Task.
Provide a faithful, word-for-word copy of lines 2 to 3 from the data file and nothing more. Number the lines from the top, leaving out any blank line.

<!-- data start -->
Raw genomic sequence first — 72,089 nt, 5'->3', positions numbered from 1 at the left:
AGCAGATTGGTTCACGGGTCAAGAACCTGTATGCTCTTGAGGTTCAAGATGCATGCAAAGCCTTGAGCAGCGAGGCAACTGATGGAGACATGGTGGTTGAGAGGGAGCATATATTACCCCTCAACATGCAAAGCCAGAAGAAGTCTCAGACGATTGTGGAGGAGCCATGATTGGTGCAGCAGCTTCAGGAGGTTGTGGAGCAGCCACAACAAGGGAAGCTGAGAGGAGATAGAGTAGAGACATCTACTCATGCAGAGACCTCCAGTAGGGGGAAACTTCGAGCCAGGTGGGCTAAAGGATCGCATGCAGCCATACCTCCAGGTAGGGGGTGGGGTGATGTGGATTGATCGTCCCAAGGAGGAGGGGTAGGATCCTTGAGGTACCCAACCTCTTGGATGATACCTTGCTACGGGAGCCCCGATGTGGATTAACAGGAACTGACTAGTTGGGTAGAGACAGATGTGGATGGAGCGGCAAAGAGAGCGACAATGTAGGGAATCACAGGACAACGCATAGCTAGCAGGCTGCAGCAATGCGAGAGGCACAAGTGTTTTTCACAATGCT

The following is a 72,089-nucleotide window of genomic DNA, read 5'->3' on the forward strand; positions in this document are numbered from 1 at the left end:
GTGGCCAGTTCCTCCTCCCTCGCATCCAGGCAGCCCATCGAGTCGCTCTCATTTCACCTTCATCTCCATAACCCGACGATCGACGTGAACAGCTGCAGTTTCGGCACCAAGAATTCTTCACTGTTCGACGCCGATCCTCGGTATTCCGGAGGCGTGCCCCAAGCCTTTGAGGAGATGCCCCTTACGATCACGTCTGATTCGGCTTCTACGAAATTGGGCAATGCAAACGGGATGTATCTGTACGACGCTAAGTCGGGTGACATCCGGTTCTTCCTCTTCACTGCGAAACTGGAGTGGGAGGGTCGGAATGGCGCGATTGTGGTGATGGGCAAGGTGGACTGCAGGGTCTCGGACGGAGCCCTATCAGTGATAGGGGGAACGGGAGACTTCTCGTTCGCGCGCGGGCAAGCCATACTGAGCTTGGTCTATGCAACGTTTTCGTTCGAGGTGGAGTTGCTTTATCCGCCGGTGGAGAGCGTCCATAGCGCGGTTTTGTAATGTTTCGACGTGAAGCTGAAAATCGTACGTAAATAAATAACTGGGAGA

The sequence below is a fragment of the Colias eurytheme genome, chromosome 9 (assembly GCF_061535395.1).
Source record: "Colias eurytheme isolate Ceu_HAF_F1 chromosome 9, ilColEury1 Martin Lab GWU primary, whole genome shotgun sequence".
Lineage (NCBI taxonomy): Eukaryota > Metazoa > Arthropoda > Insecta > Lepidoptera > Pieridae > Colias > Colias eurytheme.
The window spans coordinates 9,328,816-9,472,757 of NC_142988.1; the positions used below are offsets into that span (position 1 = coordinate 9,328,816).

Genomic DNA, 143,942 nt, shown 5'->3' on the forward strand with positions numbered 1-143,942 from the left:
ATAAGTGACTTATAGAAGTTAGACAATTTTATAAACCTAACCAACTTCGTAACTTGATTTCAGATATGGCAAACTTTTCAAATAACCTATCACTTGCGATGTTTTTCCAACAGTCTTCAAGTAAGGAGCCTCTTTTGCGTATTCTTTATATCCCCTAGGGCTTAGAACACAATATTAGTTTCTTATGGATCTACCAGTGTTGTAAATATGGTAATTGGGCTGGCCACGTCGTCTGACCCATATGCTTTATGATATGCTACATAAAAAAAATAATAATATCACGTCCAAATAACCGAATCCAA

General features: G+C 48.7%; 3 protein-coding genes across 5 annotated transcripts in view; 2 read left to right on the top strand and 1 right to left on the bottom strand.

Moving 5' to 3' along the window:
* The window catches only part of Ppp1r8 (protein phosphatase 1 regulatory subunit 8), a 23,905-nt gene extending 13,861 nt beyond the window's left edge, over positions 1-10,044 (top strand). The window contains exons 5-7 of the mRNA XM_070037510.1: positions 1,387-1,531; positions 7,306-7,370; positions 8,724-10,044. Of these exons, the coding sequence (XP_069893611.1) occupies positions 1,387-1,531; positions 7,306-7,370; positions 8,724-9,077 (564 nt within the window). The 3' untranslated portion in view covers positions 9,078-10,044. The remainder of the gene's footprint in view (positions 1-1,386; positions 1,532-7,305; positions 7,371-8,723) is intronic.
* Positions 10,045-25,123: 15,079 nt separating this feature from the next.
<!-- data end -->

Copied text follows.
AGCAGATTGGTTCACGGGTCAAGAACCTGTATGCTCTTGAGGTTCAAGATGCATGCAAAGCCTTGAGCAGCGAGGCAACTGATGGAGACATGGTGGTTGAGAGGGAGCATATATTACCCCTCAACATGCAAAGCCAGAAGAAGTCTCAGACGATTGTGGAGGAGCCATGATTGGTGCAGCAGCTTCAGGAGGTTGTGGAGCAGCCACAACAAGGGAAGCTGAGAGGAGATAGAGTAGAGACATCTACTCATGCAGAGACCTCCAGTAGGGGGAAACTTCGAGCCAGGTGGGCTAAAGGATCGCATGCAGCCATACCTCCAGGTAGGGGGTGGGGTGATGTGGATTGATCGTCCCAAGGAGGAGGGGTAGGATCCTTGAGGTACCCAACCTCTTGGATGATACCTTGCTACGGGAGCCCCGATGTGGATTAACAGGAACTGACTAGTTGGGTAGAGACAGATGTGGATGGAGCGGCAAAGAGAGCGACAATGTAGGGAATCACAGGACAACGCATAGCTAGCAGGCTGCAGCAATGCGAGAGGCACAAGTGTTTTTCACAATGCT

The following is a 72,089-nucleotide window of genomic DNA, read 5'->3' on the forward strand; positions in this document are numbered from 1 at the left end: